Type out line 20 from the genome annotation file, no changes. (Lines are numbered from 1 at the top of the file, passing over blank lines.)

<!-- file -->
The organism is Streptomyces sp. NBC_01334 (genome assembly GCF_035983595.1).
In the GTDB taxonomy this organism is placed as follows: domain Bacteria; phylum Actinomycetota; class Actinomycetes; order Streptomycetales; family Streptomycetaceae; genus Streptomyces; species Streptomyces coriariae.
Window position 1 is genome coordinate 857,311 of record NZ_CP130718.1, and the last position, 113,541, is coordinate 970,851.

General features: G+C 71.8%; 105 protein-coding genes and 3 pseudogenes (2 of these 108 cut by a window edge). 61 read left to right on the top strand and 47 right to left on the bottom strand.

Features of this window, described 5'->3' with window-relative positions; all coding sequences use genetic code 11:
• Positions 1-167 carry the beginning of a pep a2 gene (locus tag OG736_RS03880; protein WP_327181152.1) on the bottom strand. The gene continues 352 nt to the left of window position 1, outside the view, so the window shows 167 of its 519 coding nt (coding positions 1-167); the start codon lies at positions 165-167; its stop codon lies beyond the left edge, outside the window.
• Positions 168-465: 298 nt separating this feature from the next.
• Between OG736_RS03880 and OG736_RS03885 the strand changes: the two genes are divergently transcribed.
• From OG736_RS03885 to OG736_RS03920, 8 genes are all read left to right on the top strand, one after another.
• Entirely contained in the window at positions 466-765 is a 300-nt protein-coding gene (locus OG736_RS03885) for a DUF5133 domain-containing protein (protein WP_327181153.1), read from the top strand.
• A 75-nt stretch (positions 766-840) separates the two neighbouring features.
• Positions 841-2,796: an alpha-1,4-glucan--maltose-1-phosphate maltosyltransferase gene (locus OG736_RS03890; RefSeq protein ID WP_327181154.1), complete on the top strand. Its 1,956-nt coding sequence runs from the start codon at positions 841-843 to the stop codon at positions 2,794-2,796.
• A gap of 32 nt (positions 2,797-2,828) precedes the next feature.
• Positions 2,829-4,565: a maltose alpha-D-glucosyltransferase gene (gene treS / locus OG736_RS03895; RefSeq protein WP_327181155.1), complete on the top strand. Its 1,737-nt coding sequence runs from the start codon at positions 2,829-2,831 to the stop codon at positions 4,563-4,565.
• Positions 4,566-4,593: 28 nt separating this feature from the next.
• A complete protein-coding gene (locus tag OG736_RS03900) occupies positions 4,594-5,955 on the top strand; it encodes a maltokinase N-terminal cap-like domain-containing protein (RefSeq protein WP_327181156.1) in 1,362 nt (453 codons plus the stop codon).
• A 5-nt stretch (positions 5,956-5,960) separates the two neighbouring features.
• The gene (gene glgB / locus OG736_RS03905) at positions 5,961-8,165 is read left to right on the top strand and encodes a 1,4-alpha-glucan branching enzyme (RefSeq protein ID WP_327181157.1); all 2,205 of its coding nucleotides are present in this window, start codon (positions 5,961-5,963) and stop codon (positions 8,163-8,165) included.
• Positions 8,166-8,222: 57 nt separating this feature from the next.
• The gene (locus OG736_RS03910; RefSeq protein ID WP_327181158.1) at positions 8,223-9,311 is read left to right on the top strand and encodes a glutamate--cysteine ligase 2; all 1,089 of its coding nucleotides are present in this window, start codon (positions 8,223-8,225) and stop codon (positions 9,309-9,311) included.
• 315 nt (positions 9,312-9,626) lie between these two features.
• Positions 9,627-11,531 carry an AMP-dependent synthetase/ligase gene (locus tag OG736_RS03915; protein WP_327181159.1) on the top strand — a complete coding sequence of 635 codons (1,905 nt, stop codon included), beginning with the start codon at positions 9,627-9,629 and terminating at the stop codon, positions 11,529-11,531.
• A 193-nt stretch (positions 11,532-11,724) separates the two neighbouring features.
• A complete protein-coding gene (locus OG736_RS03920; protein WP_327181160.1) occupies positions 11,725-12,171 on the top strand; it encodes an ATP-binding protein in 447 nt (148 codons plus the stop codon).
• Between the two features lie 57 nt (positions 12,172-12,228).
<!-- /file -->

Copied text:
• The gene (locus OG736_RS03910; RefSeq protein ID WP_327181158.1) at positions 8,223-9,311 is read left to right on the top strand and encodes a glutamate--cysteine ligase 2; all 1,089 of its coding nucleotides are present in this window, start codon (positions 8,223-8,225) and stop codon (positions 9,309-9,311) included.